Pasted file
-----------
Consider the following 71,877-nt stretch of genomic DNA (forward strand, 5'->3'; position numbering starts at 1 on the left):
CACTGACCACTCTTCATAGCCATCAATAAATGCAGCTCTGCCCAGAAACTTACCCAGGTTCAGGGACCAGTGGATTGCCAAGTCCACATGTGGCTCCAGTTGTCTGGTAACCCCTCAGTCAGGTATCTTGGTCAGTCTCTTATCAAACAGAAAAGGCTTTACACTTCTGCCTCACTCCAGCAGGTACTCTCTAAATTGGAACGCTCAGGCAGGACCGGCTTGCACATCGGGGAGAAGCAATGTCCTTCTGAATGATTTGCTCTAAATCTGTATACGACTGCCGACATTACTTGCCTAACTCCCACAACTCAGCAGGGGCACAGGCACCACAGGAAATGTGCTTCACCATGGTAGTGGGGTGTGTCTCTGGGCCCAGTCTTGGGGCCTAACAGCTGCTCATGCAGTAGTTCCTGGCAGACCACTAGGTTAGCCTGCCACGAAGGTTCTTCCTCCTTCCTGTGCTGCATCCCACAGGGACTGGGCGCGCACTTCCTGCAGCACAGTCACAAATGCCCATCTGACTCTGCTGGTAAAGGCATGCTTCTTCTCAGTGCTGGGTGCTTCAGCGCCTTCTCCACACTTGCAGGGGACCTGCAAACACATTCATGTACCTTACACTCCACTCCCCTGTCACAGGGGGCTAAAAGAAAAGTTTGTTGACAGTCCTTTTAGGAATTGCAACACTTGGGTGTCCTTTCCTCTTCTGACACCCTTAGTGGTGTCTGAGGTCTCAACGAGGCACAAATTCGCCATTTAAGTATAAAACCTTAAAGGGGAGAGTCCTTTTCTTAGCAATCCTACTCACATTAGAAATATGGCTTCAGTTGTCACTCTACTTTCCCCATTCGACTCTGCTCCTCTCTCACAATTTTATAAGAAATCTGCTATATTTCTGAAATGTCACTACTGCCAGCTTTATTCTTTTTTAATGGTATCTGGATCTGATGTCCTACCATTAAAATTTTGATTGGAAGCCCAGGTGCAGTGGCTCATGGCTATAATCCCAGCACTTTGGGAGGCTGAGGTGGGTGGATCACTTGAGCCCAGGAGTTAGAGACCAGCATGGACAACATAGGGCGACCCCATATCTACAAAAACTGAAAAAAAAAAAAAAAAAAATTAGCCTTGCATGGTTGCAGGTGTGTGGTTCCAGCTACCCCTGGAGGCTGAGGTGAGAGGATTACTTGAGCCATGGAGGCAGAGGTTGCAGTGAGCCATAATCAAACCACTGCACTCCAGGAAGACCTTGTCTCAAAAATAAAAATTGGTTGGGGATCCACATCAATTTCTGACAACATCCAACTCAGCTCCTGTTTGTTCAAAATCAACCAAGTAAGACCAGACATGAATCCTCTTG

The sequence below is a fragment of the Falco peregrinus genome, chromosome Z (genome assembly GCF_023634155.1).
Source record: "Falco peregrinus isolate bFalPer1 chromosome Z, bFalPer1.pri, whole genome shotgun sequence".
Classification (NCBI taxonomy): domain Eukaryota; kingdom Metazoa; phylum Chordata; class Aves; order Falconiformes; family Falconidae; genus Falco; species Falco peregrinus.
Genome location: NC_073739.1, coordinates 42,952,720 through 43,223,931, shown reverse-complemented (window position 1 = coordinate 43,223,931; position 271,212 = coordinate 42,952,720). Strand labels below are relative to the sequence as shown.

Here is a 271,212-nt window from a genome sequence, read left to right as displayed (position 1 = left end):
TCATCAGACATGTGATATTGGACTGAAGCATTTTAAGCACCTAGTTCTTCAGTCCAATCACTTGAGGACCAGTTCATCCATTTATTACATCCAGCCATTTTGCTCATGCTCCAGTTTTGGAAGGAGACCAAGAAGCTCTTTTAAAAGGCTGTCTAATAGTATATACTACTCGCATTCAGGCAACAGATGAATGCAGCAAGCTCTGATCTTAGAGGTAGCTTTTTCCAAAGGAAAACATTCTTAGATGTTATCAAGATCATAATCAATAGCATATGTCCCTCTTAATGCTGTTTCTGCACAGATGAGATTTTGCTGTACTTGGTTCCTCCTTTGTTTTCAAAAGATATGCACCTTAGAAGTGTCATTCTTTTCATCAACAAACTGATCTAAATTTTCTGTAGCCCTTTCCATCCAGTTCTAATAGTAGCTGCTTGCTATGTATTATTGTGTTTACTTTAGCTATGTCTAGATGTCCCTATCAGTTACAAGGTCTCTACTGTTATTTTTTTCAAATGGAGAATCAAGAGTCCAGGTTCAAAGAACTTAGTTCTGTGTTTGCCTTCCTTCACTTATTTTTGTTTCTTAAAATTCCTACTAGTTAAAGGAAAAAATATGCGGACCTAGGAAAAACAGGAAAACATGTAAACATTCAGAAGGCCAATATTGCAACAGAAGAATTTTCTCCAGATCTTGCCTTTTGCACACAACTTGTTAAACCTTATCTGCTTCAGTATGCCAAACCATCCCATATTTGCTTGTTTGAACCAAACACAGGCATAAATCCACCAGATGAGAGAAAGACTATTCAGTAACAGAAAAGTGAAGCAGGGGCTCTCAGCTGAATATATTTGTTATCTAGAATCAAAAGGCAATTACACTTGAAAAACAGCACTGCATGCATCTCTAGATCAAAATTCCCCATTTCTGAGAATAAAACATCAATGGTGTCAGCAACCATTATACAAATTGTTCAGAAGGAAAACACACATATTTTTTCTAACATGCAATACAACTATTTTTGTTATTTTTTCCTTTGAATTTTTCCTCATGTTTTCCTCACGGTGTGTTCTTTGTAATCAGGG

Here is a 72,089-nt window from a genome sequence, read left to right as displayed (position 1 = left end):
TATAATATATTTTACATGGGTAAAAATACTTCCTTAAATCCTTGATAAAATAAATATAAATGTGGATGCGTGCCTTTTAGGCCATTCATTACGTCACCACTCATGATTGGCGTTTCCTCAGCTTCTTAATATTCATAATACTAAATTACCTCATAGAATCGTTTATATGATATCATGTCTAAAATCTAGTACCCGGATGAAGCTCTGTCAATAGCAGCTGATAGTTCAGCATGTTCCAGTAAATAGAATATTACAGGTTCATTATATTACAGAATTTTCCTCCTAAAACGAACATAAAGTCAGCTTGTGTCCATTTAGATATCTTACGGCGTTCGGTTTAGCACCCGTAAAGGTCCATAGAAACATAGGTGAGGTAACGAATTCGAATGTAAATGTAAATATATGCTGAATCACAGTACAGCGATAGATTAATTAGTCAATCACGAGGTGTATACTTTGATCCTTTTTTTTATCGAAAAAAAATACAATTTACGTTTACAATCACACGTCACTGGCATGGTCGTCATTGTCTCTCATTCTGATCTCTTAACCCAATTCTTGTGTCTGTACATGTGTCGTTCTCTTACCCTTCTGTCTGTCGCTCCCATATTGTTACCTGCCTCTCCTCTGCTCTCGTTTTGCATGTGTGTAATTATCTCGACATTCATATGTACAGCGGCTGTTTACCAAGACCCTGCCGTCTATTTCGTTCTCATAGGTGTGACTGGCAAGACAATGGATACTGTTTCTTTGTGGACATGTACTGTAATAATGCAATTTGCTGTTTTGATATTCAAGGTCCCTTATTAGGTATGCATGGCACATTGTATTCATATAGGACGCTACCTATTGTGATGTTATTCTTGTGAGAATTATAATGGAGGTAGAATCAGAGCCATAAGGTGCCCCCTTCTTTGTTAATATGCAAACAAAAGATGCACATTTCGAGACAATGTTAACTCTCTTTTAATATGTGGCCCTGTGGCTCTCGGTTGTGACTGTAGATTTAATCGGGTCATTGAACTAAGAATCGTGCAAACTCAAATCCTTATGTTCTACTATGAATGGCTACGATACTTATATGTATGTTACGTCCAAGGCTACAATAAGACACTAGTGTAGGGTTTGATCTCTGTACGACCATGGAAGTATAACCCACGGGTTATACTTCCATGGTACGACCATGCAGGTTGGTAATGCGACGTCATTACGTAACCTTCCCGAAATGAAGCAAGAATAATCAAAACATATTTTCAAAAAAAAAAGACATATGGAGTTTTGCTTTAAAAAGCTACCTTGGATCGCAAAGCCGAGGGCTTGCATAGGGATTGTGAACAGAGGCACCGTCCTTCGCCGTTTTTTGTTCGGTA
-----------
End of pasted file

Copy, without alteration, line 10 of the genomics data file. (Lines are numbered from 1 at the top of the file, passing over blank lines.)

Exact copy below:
TATAATATATTTTACATGGGTAAAAATACTTCCTTAAATCCTTGATAAAATAAATATAAATGTGGATGCGTGCCTTTTAGGCCATTCATTACGTCACCACTCATGATTGGCGTTTCCTCAGCTTCTTAATATTCATAATACTAAATTACCTCATAGAATCGTTTATATGATATCATGTCTAAAATCTAGTACCCGGATGAAGCTCTGTCAATAGCAGCTGATAGTTCAGCATGTTCCAGTAAATAGAATATTACAGGTTCATTATATTACAGAATTTTCCTCCTAAAACGAACATAAAGTCAGCTTGTGTCCATTTAGATATCTTACGGCGTTCGGTTTAGCACCCGTAAAGGTCCATAGAAACATAGGTGAGGTAACGAATTCGAATGTAAATGTAAATATATGCTGAATCACAGTACAGCGATAGATTAATTAGTCAATCACGAGGTGTATACTTTGATCCTTTTTTTTATCGAAAAAAAATACAATTTACGTTTACAATCACACGTCACTGGCATGGTCGTCATTGTCTCTCATTCTGATCTCTTAACCCAATTCTTGTGTCTGTACATGTGTCGTTCTCTTACCCTTCTGTCTGTCGCTCCCATATTGTTACCTGCCTCTCCTCTGCTCTCGTTTTGCATGTGTGTAATTATCTCGACATTCATATGTACAGCGGCTGTTTACCAAGACCCTGCCGTCTATTTCGTTCTCATAGGTGTGACTGGCAAGACAATGGATACTGTTTCTTTGTGGACATGTACTGTAATAATGCAATTTGCTGTTTTGATATTCAAGGTCCCTTATTAGGTATGCATGGCACATTGTATTCATATAGGACGCTACCTATTGTGATGTTATTCTTGTGAGAATTATAATGGAGGTAGAATCAGAGCCATAAGGTGCCCCCTTCTTTGTTAATATGCAAACAAAAGATGCACATTTCGAGACAATGTTAACTCTCTTTTAATATGTGGCCCTGTGGCTCTCGGTTGTGACTGTAGATTTAATCGGGTCATTGAACTAAGAATCGTGCAAACTCAAATCCTTATGTTCTACTATGAATGGCTACGATACTTATATGTATGTTACGTCCAAGGCTACAATAAGACACTAGTGTAGGGTTTGATCTCTGTACGACCATGGAAGTATAACCCACGGGTTATACTTCCATGGTACGACCATGCAGGTTGGTAATGCGACGTCATTACGTAACCTTCCCGAAATGAAGCAAGAATAATCAAAACATATTTTCAAAAAAAAAAGACATATGGAGTTTTGCTTTAAAAAGCTACCTTGGATCGCAAAGCCGAGGGCTTGCATAGGGATTGTGAACAGAGGCACCGTCCTTCGCCGTTTTTTGTTCGGTA